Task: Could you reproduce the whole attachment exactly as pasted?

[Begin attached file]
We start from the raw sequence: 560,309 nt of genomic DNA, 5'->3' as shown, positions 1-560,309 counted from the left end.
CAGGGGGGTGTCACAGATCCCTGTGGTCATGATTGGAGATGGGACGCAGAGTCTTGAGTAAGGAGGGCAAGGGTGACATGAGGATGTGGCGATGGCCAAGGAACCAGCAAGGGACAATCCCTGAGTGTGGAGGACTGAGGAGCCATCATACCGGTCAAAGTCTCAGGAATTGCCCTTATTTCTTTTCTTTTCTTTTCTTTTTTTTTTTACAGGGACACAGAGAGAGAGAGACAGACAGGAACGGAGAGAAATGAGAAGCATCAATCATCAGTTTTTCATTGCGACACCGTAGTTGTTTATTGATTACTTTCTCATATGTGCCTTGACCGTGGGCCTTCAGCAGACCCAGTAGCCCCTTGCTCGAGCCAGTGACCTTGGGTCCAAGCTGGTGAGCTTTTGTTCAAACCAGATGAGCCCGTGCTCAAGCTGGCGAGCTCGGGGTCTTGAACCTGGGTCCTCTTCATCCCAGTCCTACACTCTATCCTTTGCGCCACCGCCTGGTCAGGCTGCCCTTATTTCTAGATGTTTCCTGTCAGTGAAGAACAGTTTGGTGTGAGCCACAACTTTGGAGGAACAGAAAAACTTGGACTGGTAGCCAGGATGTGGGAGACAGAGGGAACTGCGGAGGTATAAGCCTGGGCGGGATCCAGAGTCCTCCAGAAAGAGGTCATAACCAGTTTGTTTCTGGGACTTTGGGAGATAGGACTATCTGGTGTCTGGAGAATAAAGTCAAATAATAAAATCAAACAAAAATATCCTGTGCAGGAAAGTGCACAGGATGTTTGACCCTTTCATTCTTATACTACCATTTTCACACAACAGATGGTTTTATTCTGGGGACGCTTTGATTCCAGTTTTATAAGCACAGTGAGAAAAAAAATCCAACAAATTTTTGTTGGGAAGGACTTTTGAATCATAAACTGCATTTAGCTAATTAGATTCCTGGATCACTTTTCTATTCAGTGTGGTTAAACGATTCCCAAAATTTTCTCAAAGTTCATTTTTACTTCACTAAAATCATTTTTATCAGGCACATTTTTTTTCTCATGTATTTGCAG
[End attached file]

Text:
We start from the raw sequence: 560,309 nt of genomic DNA, 5'->3' as shown, positions 1-560,309 counted from the left end.
CAGGGGGGTGTCACAGATCCCTGTGGTCATGATTGGAGATGGGACGCAGAGTCTTGAGTAAGGAGGGCAAGGGTGACATGAGGATGTGGCGATGGCCAAGGAACCAGCAAGGGACAATCCCTGAGTGTGGAGGACTGAGGAGCCATCATACCGGTCAAAGTCTCAGGAATTGCCCTTATTTCTTTTCTTTTCTTTTCTTTTTTTTTTTACAGGGACACAGAGAGAGAGAGACAGACAGGAACGGAGAGAAATGAGAAGCATCAATCATCAGTTTTTCATTGCGACACCGTAGTTGTTTATTGATTACTTTCTCATATGTGCCTTGACCGTGGGCCTTCAGCAGACCCAGTAGCCCCTTGCTCGAGCCAGTGACCTTGGGTCCAAGCTGGTGAGCTTTTGTTCAAACCAGATGAGCCCGTGCTCAAGCTGGCGAGCTCGGGGTCTTGAACCTGGGTCCTCTTCATCCCAGTCCTACACTCTATCCTTTGCGCCACCGCCTGGTCAGGCTGCCCTTATTTCTAGATGTTTCCTGTCAGTGAAGAACAGTTTGGTGTGAGCCACAACTTTGGAGGAACAGAAAAACTTGGACTGGTAGCCAGGATGTGGGAGACAGAGGGAACTGCGGAGGTATAAGCCTGGGCGGGATCCAGAGTCCTCCAGAAAGAGGTCATAACCAGTTTGTTTCTGGGACTTTGGGAGATAGGACTATCTGGTGTCTGGAGAATAAAGTCAAATAATAAAATCAAACAAAAATATCCTGTGCAGGAAAGTGCACAGGATGTTTGACCCTTTCATTCTTATACTACCATTTTCACACAACAGATGGTTTTATTCTGGGGACGCTTTGATTCCAGTTTTATAAGCACAGTGAGAAAAAAAATCCAACAAATTTTTGTTGGGAAGGACTTTTGAATCATAAACTGCATTTAGCTAATTAGATTCCTGGATCACTTTTCTATTCAGTGTGGTTAAACGATTCCCAAAATTTTCTCAAAGTTCATTTTTACTTCACTAAAATCATTTTTATCAGGCACATTTTTTTTCTCATGTATTTGCAG